Their analysis found that Toyota is the world leader in hybrid car patent families with 43% of the total, or more than 4,000 families.

Interestingly, the study also found that a small U.S. hybrid drivetrain developer called Paice, which has been aggressively litigating its patents against Toyota with some success, holds four of the ten most dominant patents.

The implications of Toyota’s patent dominance is discussed at length in the report. Dr. Blows’s blog post summarizes as follows:

the market leader in hybrid technology has filed so many patents ahead of its rivals, that other major manufacturers are now being forced to use the technology ‘under license’ or develop very different types of vehicles

According to the report, there is an apparent correlation between the number of hybrid cars sold by Toyota and the number of patents filed.

Moreover, and perhaps most important, the report posits that Toyota’s agressive patent filings have helped the automaker build its hybrid brand and set “the standard for the hybrid power train” by creating early and lasting exclusivity in its vehicles’ dual-mode capability, i.e., the ability to drive using one or both of an electric motor and a conventional motor.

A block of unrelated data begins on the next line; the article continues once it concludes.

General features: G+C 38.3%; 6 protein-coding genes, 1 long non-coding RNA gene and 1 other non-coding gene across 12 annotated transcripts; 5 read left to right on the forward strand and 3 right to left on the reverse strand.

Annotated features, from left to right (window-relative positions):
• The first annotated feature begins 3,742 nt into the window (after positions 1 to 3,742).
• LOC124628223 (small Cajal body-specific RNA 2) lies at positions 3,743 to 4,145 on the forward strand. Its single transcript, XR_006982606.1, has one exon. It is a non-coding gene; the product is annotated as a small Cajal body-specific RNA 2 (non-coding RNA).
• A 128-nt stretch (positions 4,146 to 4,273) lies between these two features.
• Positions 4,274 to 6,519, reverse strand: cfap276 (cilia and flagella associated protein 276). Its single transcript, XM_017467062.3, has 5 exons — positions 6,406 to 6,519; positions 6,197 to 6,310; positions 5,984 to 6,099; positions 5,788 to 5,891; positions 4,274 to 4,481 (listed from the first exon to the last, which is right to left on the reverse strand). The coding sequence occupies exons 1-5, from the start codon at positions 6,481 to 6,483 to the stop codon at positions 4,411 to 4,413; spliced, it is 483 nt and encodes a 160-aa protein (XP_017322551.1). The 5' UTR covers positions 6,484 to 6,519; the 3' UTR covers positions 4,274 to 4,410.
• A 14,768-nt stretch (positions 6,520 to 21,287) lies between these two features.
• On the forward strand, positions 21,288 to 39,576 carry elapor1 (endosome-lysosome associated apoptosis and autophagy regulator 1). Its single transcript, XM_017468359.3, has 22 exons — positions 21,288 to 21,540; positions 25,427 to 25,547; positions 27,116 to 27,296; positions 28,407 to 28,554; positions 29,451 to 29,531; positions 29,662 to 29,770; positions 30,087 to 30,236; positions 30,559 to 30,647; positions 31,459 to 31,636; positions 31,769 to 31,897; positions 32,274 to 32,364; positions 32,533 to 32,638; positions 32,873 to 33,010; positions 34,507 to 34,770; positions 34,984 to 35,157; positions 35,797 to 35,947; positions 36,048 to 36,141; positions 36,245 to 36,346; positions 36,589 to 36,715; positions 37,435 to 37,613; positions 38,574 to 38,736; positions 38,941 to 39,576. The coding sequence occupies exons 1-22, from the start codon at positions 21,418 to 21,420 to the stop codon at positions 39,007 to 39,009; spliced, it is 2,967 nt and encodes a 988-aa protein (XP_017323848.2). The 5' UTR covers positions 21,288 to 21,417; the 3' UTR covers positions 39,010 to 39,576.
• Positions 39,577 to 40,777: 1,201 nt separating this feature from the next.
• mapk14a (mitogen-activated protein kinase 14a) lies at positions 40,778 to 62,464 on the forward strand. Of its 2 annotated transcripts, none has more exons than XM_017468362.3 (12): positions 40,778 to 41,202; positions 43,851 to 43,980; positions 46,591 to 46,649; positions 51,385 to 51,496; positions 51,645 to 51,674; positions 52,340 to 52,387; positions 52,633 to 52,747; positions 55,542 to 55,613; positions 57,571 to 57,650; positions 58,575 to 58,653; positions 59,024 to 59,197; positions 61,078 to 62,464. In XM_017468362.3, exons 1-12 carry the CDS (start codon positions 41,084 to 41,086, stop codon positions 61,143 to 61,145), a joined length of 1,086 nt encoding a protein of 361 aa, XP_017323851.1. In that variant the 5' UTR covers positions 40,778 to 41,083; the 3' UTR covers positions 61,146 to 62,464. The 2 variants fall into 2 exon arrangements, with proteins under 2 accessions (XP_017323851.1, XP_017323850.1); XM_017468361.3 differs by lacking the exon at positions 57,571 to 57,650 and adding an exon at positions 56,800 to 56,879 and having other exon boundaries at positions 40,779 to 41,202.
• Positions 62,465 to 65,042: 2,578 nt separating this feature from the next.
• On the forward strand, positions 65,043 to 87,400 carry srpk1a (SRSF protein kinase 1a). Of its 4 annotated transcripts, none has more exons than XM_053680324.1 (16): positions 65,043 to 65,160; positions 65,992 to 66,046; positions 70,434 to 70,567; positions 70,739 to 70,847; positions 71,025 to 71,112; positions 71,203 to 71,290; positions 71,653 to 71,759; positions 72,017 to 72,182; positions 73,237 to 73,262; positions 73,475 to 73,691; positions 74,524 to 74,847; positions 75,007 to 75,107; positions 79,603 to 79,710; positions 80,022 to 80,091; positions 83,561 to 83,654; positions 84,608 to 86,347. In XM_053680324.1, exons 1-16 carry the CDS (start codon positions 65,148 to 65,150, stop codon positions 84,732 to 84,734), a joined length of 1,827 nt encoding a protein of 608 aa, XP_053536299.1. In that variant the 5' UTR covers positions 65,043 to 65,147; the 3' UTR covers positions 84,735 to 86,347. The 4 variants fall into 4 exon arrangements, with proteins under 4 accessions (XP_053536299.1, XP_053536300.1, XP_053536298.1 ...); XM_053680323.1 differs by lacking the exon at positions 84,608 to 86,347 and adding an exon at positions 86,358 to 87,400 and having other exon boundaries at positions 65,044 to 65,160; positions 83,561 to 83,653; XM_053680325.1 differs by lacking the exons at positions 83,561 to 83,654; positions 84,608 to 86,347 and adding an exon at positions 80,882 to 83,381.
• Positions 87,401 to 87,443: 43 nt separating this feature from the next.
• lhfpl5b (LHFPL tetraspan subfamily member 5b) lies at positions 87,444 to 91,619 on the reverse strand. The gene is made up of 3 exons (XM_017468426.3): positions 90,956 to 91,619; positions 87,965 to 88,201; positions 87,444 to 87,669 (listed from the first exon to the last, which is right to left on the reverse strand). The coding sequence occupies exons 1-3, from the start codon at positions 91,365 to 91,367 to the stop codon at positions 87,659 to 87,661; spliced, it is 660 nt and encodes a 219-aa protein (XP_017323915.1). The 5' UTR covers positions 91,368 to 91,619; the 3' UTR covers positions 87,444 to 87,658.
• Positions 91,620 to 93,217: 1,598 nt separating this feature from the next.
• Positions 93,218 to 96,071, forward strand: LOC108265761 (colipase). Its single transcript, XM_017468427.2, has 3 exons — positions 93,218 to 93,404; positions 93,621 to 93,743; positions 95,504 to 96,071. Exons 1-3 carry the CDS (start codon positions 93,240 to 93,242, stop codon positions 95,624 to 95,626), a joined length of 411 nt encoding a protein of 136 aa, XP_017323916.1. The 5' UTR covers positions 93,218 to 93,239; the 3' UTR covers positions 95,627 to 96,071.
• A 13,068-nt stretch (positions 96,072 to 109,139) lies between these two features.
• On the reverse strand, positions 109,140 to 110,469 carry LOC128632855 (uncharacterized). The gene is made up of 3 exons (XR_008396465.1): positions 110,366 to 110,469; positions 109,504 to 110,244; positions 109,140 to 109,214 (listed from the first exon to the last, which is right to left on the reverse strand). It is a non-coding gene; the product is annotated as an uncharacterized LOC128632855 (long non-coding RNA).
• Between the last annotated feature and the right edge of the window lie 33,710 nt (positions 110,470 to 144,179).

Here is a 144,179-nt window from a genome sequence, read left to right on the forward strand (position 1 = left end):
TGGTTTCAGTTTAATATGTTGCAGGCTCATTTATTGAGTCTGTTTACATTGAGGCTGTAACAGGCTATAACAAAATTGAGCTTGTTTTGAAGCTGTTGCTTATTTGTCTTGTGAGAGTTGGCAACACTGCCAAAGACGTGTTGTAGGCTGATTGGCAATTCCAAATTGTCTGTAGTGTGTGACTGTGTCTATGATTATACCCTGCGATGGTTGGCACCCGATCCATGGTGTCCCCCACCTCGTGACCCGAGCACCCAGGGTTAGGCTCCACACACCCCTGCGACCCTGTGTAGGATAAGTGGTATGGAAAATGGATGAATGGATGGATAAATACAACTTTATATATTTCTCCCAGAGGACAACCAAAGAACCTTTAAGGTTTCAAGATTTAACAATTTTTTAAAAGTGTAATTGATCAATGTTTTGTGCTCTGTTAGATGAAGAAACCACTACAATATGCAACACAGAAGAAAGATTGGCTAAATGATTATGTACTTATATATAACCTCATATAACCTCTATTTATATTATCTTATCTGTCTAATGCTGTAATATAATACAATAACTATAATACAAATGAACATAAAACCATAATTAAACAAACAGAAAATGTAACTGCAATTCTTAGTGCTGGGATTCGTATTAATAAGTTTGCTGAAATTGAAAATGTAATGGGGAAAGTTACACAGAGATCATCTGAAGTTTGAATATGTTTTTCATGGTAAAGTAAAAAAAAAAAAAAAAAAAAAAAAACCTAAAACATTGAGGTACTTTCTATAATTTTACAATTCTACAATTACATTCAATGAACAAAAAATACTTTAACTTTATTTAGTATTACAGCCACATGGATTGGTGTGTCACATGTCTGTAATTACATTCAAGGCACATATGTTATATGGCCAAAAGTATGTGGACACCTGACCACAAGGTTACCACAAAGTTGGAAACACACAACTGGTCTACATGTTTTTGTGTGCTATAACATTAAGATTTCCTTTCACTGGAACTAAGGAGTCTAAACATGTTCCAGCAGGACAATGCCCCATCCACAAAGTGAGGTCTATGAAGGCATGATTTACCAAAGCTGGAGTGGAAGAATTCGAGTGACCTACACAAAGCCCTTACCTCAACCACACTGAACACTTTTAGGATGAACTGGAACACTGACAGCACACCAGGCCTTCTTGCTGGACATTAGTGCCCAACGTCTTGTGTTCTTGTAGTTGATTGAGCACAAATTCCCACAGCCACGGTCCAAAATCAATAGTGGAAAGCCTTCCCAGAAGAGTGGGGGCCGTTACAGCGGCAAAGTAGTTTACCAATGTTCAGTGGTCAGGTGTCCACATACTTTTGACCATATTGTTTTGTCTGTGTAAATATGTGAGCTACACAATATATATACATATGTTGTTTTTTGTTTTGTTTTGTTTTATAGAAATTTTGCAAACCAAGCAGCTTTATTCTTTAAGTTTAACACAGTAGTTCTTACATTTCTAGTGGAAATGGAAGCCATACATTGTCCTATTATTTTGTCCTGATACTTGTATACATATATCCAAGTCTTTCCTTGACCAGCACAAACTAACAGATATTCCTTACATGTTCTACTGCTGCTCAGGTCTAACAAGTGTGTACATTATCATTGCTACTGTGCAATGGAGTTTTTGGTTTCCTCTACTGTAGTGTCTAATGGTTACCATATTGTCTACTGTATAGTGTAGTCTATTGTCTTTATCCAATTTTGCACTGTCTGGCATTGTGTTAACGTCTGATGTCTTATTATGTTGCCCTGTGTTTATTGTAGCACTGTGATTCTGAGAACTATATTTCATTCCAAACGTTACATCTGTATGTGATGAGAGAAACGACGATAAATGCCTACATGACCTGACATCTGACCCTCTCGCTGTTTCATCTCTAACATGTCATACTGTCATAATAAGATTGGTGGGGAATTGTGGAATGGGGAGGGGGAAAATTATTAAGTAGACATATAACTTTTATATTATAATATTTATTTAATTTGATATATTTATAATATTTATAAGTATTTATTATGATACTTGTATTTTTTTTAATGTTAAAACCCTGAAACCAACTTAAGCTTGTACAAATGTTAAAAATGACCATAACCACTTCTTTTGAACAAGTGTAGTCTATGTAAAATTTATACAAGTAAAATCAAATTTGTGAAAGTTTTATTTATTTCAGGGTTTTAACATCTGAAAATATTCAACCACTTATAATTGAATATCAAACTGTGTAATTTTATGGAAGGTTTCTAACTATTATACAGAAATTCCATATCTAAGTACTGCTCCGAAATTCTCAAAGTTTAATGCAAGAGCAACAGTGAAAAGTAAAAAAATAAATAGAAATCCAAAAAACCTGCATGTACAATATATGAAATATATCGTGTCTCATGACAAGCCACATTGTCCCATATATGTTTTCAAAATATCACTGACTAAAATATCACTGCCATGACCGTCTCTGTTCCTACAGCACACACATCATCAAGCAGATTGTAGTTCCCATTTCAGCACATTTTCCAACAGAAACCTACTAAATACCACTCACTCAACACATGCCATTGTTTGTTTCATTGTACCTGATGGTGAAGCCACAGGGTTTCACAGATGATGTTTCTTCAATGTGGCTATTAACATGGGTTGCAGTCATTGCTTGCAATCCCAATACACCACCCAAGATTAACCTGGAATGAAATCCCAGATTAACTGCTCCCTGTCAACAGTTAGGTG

More broadly, in his comments about the report, Dr. Blows echoes Green Patent Blog’s raison d’etre:

“Our report shows that clean technology innovators are massively investing in IP, to ensure they remain competitive as the world moves into a new age of clean technology.”

Eric Lane is a patent attorney and intellectual property lawyer at Luce, Forward, Hamilton & Scripps in San Diego, where he is in the Intellectual Property and Climate Change & Clean Technology practices. Eric is the founder and author of Green Patent Blog, which provides discussion and analysis of intellectual property law issues in clean technology.

Power Your House With Stale Beer and Old Wine

Michael Kanellos: October 30, 2009, 7:49 AM

If you've collected 250 gallons of old Two Buck Chuck, E-Fuel can help you keep on the lights.

The Los Gatos, Calif.-based company last year began to tout its home system for turning organic waste into ethanol. Distilling ethanol at home effectively eliminated the problem of distributing ethanol or finding gas stations that sold E85.

But it didn't solve the other problem with ethanol-based transportation: only a small fraction of cars sold in the U.S. actually can run on ethanol or gasoline. General Motors and Ford are increasing the number, but it will take time. (The home distillation unit also cost $10,000 before tax credits.).